Assessing the damage

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Last Sunday, the afternoon we returned from our holiday, a fire started on the mountain behind Vastrap. It is peak fire season in our area and everyone will be on high alert for the next month or two until the summer rains come. The veld is extremely dry and dusty and the smallest spark can set things off. Strong winds add to the danger. Of course we are happy that it’s spring, but until it rains the drab brown landscape and hazy air makes it hard to get too excited.

Thankfully the worst of the fire was on the mountain and there happened to be no wind for two days, which made it easier to control. At one point my parents-in-law panicked that their house might be in danger as the flames neared the trees behind their property, but with the help of our neighbours and the fire department who went above and beyond to come out to us at 9pm on a Sunday night, the fire was contained. In the end we lost about 200ha of grazing, but we don’t use this part of the farm often because there’s not enough water for the animals up there and no trees for shelter from the heat.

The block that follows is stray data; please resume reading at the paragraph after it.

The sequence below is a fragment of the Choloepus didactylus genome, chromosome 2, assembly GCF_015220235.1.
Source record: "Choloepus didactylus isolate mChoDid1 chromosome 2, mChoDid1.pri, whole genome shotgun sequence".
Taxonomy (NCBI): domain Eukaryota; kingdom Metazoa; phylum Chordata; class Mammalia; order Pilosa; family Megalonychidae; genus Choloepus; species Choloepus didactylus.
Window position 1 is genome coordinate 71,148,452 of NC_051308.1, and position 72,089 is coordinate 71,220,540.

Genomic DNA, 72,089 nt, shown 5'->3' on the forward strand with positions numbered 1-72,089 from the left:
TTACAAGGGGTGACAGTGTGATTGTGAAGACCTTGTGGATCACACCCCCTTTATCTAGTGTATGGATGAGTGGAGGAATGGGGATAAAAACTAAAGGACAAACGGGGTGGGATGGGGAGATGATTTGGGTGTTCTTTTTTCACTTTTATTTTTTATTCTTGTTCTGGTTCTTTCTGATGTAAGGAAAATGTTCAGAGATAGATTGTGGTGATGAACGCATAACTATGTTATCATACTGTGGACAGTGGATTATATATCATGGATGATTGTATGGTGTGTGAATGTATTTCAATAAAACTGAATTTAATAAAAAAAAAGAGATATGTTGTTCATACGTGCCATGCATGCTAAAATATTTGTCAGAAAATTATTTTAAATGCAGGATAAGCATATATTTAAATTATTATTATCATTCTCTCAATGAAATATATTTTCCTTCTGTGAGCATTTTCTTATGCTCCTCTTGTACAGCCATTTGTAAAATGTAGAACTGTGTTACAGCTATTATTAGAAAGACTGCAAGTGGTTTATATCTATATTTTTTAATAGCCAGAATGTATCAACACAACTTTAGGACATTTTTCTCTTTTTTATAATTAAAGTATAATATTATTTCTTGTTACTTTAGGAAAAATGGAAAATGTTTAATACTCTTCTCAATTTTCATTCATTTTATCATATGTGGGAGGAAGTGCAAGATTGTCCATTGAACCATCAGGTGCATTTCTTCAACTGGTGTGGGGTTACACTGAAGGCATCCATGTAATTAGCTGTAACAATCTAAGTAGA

With Livia in a sling, we traversed the length of our mountain property this morning until the stone fence post which forms our boundary with three other farms. It was very crunchy underfoot and our legs were black by the end of the walk. The dogs had a ball, but they all needed a bath when we got home! Amazingly, there are already green shoots coming up only a week after the blaze. It will be interesting to see how quickly the veld rejuvenates after a bit of rain. Our thoughts are with all the other farmers that have been and will still be affected by bad fires this year.

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Pass the parcel!